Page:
This would not hit "every" American, or all at once

The headline phrase "take $3,000 from every U.S. citizen" makes it sound like people's taxes are going up $3,000 in one fell swoop. They are not.

Rather, this amount would be drained over a long period of time and in myriad ways, with some people getting a bigger hit (by losing a job) and some a smaller hit (by having to pay a little more for products they buy).

"It’s correct to say that regulations don’t act like taxes," Batkins said. "Many of the cost estimates take the form of higher prices for some consumer products, cars, air conditioners, and furnaces."

This is an estimate, and it was calculated by a group with a perspective

The headline does not make clear that these figures are estimates.

The American Action Forum’s own post notes, "There is probably no one ‘correct answer’ on the cumulative costs of regulation. These figures are just estimates (unadjusted for inflation) from federal regulators, some more than a decade old, which might have dubious value."

And as we’ve noted, the American Action Fund has a free-market orientation. Other groups with different perspectives may frame the statistics accordingly.

This calculation leaves out all benefits from these regulations

The American Action Forum mentions in its blog post that the government also calculates benefits that spring from these regulatory costs. "There are also benefits associated with many, but not all, of the largest regulations," Batkins told PolitiFact.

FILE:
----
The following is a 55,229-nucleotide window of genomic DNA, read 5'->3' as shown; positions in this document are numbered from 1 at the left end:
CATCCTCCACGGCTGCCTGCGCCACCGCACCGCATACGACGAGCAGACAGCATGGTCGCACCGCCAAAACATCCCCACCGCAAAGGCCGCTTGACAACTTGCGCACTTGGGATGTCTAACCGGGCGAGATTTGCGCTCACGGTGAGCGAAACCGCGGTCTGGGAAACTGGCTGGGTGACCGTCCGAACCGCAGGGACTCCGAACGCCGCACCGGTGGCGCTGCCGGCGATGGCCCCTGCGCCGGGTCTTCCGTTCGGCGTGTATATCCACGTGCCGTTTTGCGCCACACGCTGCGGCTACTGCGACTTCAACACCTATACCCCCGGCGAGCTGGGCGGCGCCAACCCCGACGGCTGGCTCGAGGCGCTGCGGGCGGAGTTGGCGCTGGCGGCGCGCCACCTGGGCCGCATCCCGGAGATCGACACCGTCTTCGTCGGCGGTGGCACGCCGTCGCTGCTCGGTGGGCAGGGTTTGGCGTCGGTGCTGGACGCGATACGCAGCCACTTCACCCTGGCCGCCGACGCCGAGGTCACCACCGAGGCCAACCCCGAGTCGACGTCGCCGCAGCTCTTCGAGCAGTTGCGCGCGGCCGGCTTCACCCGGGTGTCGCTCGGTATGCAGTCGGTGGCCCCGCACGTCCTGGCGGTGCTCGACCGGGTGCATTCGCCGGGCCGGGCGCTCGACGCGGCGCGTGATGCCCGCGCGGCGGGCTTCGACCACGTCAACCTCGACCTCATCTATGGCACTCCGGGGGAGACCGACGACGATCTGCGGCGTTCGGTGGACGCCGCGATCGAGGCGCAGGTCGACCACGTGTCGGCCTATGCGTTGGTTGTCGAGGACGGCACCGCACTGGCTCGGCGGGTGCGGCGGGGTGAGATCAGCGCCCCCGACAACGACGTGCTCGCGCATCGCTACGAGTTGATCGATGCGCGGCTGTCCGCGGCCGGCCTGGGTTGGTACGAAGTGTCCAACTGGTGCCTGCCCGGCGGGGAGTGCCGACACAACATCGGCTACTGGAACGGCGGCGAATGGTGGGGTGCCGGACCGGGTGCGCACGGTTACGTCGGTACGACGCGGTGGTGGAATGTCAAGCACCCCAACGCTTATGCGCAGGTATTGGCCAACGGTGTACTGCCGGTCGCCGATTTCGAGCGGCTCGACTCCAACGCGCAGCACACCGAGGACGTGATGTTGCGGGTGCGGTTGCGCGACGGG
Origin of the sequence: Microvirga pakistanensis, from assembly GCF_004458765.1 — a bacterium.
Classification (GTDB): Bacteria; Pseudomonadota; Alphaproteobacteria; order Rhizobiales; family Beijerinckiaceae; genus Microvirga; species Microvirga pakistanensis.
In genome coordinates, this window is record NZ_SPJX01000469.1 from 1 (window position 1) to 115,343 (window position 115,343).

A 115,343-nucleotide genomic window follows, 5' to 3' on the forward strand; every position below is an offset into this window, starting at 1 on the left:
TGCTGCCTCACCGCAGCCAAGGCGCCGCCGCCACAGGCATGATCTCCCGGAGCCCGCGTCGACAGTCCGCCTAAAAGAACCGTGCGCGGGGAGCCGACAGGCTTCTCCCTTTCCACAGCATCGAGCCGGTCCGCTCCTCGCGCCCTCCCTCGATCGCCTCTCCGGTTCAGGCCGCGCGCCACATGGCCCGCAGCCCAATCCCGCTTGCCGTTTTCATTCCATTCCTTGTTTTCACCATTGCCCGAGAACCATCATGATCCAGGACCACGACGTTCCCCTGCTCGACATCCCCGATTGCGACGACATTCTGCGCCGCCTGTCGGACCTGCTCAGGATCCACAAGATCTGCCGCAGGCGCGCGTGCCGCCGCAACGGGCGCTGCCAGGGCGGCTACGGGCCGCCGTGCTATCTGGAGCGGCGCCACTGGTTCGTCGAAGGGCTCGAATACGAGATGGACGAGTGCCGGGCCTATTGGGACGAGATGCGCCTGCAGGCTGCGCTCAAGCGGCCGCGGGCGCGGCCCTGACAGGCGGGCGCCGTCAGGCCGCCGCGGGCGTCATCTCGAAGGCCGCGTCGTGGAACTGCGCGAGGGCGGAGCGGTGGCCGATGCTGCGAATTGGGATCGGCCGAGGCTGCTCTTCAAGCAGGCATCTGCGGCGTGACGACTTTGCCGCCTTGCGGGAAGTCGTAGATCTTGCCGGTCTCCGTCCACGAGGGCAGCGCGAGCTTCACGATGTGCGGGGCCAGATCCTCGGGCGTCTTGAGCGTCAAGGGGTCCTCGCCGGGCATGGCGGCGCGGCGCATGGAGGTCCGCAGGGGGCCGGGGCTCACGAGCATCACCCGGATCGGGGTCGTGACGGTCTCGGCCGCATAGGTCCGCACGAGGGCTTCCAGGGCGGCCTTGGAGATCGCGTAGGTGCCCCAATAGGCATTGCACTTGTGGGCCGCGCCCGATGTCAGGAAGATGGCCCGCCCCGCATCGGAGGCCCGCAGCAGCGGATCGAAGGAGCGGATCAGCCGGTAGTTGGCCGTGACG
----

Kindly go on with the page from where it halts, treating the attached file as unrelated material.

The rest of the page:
All told, the group’s blog post says, "AAF recorded $745 billion in annual benefits during the same period."

Benefits from regulations implemented under Obama include prevention of foodborne illnesses through inspection, consumer protection in the financial sectorflammability standards for consumer products, reduced energy use from conservation standards, cleaner air from emissions standards, air cargo security standards, oil-well blowout preventer systems and nuclear reactor safety standards, among many others.

So, using both the cost and benefit figures, the net cost of regulations would work out to less than $800 a person -- still a net cost, but much smaller than the $3,000 figure cited in the headline.

Ultimately, for the headline to cite just the costs but not the benefits amounts to cherry picking.

Our ruling

The Conservative Tribune published a post titled, "Before Leaving, Obama Enacts Rules to Take $3,000 From EVERY American," and other websites offered posts with similar headlines.

The figure is based on a calculation from an anti-regulatory group, though we do give the conclusion some credence because the number is drawn from the federal government’s own estimates.

However, the headline glosses over several important caveats. The costs were not solely imposed under Obama, and the ones that were on his watch occurred over an eight-year period, rather than just "before leaving" the White House.

Finally, contrary to the headline’s implication, Americans will not be charged a $3,000 fee because of action taken in Obama’s final weeks. Rather, they would experience higher consumer costs or lower wages over many years, with a lot of variation from person to person, and going many years into the future. The calculation completely ignores the estimated benefits of these regulations, with a value that balances out about three-quarters of the cost figure cited.

The statement contains an element of truth but ignores critical facts that would give a different impression, so we rate it Mostly False.